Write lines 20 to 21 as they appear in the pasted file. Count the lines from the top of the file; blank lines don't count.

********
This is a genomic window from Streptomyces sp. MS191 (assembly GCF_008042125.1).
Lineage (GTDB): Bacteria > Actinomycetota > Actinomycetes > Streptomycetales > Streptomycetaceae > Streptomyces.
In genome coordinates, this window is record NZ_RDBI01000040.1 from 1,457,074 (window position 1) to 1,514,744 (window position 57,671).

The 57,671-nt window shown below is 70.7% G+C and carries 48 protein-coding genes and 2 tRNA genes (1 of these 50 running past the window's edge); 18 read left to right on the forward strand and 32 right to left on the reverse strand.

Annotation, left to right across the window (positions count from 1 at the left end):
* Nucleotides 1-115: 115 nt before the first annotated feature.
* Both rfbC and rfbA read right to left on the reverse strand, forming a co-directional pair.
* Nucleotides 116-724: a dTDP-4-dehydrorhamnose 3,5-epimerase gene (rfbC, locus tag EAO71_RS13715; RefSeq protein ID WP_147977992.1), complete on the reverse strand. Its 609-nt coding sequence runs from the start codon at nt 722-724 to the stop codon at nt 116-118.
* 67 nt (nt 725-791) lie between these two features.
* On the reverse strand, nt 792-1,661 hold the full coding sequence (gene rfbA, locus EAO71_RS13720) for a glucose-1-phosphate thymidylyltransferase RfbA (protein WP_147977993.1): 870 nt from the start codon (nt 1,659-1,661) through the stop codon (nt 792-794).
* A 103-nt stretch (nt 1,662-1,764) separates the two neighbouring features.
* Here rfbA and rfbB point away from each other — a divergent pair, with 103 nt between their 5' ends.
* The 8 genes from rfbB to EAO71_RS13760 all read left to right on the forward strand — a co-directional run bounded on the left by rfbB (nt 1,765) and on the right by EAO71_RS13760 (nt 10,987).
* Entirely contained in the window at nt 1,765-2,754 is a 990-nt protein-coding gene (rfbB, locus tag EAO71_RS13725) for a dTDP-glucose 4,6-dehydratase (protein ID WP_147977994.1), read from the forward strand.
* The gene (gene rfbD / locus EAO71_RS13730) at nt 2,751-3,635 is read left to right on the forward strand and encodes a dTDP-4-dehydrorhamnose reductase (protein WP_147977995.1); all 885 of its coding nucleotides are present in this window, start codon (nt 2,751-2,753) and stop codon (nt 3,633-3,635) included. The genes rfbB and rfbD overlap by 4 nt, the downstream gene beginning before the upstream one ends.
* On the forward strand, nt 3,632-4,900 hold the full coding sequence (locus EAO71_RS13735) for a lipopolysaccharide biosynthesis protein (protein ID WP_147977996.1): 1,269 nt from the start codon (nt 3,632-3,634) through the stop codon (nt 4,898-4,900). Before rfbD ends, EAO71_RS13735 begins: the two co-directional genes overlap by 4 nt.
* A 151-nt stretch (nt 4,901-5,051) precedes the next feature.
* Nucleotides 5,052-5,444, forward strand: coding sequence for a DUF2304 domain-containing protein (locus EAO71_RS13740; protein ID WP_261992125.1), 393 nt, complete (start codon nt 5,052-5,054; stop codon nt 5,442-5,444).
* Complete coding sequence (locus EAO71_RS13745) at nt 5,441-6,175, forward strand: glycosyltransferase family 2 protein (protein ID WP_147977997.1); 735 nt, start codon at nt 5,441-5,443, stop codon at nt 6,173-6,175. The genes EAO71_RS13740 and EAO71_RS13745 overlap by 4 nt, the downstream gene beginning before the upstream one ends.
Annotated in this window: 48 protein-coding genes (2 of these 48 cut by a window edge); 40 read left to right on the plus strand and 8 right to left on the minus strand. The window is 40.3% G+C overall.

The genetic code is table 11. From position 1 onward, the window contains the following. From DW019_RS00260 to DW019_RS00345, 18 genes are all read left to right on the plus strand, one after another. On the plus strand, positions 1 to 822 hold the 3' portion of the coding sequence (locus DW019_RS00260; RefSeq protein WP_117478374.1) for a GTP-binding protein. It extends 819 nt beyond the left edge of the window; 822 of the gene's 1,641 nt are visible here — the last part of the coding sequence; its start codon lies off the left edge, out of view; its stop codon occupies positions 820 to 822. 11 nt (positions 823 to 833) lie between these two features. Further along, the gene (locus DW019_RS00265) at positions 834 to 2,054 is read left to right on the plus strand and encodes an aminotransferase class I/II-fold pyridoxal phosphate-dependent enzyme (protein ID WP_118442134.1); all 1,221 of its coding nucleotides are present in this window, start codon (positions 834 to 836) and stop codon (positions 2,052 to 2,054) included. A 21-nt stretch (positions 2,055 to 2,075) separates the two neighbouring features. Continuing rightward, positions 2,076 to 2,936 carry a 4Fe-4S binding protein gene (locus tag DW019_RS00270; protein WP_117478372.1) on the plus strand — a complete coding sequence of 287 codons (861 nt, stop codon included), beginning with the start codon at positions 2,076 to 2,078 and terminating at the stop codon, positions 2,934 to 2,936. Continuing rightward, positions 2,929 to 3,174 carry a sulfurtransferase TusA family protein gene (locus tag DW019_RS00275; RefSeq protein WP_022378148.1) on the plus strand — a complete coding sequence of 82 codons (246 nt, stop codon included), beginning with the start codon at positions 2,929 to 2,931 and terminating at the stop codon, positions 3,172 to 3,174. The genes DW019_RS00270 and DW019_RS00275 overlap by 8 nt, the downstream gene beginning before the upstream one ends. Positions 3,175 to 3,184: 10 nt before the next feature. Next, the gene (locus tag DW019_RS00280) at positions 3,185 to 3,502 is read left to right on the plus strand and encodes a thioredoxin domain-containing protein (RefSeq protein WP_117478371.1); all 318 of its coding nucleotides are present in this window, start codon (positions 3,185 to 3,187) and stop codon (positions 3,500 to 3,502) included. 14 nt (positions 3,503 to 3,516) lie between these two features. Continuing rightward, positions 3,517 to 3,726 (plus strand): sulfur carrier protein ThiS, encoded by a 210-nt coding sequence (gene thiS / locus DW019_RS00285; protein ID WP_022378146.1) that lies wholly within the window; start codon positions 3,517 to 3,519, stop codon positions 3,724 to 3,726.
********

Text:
Annotated in this window: 48 protein-coding genes (2 of these 48 cut by a window edge); 40 read left to right on the plus strand and 8 right to left on the minus strand. The window is 40.3% G+C overall.

The genetic code is table 11. From position 1 onward, the window contains the following. From DW019_RS00260 to DW019_RS00345, 18 genes are all read left to right on the plus strand, one after another. On the plus strand, positions 1 to 822 hold the 3' portion of the coding sequence (locus DW019_RS00260; RefSeq protein WP_117478374.1) for a GTP-binding protein. It extends 819 nt beyond the left edge of the window; 822 of the gene's 1,641 nt are visible here — the last part of the coding sequence; its start codon lies off the left edge, out of view; its stop codon occupies positions 820 to 822. 11 nt (positions 823 to 833) lie between these two features. Further along, the gene (locus DW019_RS00265) at positions 834 to 2,054 is read left to right on the plus strand and encodes an aminotransferase class I/II-fold pyridoxal phosphate-dependent enzyme (protein ID WP_118442134.1); all 1,221 of its coding nucleotides are present in this window, start codon (positions 834 to 836) and stop codon (positions 2,052 to 2,054) included. A 21-nt stretch (positions 2,055 to 2,075) separates the two neighbouring features. Continuing rightward, positions 2,076 to 2,936 carry a 4Fe-4S binding protein gene (locus tag DW019_RS00270; protein WP_117478372.1) on the plus strand — a complete coding sequence of 287 codons (861 nt, stop codon included), beginning with the start codon at positions 2,076 to 2,078 and terminating at the stop codon, positions 2,934 to 2,936. Continuing rightward, positions 2,929 to 3,174 carry a sulfurtransferase TusA family protein gene (locus tag DW019_RS00275; RefSeq protein WP_022378148.1) on the plus strand — a complete coding sequence of 82 codons (246 nt, stop codon included), beginning with the start codon at positions 2,929 to 2,931 and terminating at the stop codon, positions 3,172 to 3,174. The genes DW019_RS00270 and DW019_RS00275 overlap by 8 nt, the downstream gene beginning before the upstream one ends. Positions 3,175 to 3,184: 10 nt before the next feature. Next, the gene (locus tag DW019_RS00280) at positions 3,185 to 3,502 is read left to right on the plus strand and encodes a thioredoxin domain-containing protein (RefSeq protein WP_117478371.1); all 318 of its coding nucleotides are present in this window, start codon (positions 3,185 to 3,187) and stop codon (positions 3,500 to 3,502) included. 14 nt (positions 3,503 to 3,516) lie between these two features. Continuing rightward, positions 3,517 to 3,726 (plus strand): sulfur carrier protein ThiS, encoded by a 210-nt coding sequence (gene thiS / locus DW019_RS00285; protein ID WP_022378146.1) that lies wholly within the window; start codon positions 3,517 to 3,519, stop codon positions 3,724 to 3,726.